• Compact: 1 * vCPU and 256 MB of Memory – 64000 concurrent sessions
  • Full: 2 * vCPU and 1024 MB of Memory – 1,000,000 concurrent sessions
  • Full-4 (new in vCloud 5.5): 4 * vCPU and 1024 MB of Memory

I didn’t find updated detailed information for vCloud 5.5 but you can see more details about edge gateway specifications and performance parameters in vCloud Director 5.1 at this useful link.
As you see, hardware power is limited especially in regards to memory. So, in case you need a memory intensive edge gateway (Load balancer is a good example) you need to upgrade the hardware. Although there is no direct method to this through vCloud Director admin panel, the fact is that vShield Manager has this capability to implement x-large gateways. x-large edge gateway in VMware Networking and Security 5.5 has 4 * vCPU and 8GB of Memory that is quite considerable.

As VMware recommended, if you need to upgrade hardware configuration of an edge gateway in vCloud Director, you can use vShield portal to do so. As it’s shown in the following picture, login to vShield Manager admin panel, choose your Datacenter, on ‘Network Virtualization’ tab select ‘Edges’, click on the edge gateway you intend to upgrade and finally from Actions menu choose: ‘Convert to X-Large’. That’s all.

Just keep in mind that in the picture above login to vShield Manager is done via vCenter. So, the ‘Network Virtualization’ tab shown in the figure is within vCenter; however it’s a bit difficult to get into vShield Manager through vCenter and I faced some weird errors about Acrobot Adobe! As a result, I recommend to use vShield Manager directly to avoid such issues.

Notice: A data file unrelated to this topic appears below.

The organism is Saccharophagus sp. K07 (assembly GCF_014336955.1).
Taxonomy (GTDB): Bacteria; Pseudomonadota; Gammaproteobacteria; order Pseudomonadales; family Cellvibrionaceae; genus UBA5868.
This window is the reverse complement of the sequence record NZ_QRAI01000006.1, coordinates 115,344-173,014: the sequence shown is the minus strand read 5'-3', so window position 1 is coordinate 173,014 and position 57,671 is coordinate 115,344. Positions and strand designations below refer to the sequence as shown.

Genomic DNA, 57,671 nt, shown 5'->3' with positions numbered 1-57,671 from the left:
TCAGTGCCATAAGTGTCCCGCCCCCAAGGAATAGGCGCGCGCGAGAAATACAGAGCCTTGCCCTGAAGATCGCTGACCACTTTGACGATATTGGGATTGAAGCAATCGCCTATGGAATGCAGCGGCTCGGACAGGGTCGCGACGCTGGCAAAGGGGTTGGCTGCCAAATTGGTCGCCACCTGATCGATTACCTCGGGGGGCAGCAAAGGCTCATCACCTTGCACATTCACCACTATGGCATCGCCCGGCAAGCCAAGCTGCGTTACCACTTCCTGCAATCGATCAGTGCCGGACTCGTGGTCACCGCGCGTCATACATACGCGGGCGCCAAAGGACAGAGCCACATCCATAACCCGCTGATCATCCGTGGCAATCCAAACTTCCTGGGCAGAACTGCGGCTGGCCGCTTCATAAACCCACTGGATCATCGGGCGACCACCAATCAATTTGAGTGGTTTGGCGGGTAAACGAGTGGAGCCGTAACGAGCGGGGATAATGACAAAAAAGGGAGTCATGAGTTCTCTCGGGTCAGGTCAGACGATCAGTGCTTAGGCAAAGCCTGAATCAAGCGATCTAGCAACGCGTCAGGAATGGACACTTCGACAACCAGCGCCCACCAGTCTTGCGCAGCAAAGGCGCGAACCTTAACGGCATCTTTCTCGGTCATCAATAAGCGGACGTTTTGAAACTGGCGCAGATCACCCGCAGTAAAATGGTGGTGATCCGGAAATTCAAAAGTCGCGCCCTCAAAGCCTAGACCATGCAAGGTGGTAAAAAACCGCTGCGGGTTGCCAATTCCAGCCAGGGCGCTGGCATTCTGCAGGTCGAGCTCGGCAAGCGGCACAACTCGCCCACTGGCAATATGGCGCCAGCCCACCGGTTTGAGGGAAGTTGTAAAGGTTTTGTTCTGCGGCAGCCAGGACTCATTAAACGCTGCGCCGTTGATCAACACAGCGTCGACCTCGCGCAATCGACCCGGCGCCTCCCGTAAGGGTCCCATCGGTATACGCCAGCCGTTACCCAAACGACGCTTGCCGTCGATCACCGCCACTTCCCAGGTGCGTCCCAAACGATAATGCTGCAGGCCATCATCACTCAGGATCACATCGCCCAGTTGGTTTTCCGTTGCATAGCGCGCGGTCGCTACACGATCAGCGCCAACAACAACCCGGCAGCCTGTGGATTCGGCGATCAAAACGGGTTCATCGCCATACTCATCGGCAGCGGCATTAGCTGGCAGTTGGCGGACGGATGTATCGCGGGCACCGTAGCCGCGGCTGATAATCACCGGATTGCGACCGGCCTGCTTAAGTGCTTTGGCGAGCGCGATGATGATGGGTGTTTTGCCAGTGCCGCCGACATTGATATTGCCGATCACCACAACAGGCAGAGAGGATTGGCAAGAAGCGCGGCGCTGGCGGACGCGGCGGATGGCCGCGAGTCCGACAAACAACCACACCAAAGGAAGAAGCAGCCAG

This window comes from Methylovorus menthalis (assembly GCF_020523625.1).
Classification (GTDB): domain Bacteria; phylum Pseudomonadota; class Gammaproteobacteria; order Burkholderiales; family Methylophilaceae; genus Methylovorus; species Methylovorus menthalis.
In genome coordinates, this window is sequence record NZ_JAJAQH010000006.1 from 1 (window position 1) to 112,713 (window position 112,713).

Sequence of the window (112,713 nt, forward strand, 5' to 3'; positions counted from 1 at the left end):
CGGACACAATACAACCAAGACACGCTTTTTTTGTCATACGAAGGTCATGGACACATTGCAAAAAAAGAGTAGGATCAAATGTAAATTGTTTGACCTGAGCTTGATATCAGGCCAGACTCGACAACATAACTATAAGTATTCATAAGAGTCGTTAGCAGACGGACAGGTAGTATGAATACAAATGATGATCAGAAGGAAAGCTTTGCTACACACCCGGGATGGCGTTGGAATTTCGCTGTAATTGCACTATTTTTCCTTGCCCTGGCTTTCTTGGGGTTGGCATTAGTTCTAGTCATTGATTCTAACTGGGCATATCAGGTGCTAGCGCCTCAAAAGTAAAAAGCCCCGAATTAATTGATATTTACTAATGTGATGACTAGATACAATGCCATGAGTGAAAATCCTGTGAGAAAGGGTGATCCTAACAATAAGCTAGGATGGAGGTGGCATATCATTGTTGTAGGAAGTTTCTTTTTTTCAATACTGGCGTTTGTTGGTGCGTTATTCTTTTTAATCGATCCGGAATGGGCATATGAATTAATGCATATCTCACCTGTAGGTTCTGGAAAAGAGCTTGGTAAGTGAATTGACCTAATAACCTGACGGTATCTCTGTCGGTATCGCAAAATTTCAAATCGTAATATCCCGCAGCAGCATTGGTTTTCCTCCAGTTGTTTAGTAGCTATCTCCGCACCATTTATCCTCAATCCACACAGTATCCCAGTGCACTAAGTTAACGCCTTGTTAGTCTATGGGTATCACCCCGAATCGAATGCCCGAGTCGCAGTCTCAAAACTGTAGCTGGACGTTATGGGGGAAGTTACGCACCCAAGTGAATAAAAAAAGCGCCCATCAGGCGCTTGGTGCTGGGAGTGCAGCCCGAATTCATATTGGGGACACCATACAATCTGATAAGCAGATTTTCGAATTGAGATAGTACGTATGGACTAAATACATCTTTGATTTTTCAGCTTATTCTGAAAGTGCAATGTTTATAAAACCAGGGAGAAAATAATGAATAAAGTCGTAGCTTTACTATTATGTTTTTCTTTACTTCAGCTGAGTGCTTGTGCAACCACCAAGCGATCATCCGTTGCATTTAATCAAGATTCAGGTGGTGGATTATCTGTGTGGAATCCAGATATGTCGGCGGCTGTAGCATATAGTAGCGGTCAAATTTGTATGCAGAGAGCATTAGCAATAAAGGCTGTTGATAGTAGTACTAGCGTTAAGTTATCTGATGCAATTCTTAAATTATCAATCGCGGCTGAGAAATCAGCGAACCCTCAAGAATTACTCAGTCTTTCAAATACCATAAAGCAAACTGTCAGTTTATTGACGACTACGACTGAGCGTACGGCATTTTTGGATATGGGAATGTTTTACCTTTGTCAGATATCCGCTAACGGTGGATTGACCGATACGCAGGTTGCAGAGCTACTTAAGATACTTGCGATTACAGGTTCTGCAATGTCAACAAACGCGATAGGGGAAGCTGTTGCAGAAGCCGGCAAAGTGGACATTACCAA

Sticky sessions in vShield Edge Gateway Load Balancer

One of the features of edge gateways in VMware vCloud Director is the capability of implementing load balancer for HTTP, HTTPS and TCP-based applications in a virtual data center. For web applications (in specific HTTP), session management is an important matter. If web developers don’t implement session management in application level (using database, … to store sessions) and rely on Cookies, load balancer could be an issue. In these cases, network administrators are asked to configure load balancer with sticky session. Simply it means that if a client is forwarded to a web server for the first time (especially login page), it should stick to that specific server in later web requests. If it doesn’t happen, user may be forced to login again that would be frustrating!

By the way, when it comes to configuring vShield Edge Gateway to do load balancing, there is no obvious option to choose Sticky Session but it’s possible to do this by specifying proper value for Cookie name in the Virtual Server. As it’s shown in the picture, the procedure is as follows. I assume that you already know how to implement Load Balancer by creating Pool Servers and Virtual Server. See this link fore more information on how to create Load Balancer.

 

lb_vcns

  1. Right Click on the Edge Gateway and choose ‘Configure Services’
  2. Select ‘Load Balancer’ tab
  3. Go to ‘Virtual Servers’ section
  4. Edit selected Virtual Server
  5. Choose ‘Cookie’ as Persistence Method instead of default ‘None’
  6. Type proper value as Cookie Name; i.e, ‘ASP.NET_SessionId’ for .NET application, ‘PHPSESSID’ for PHP, … (ask your developer)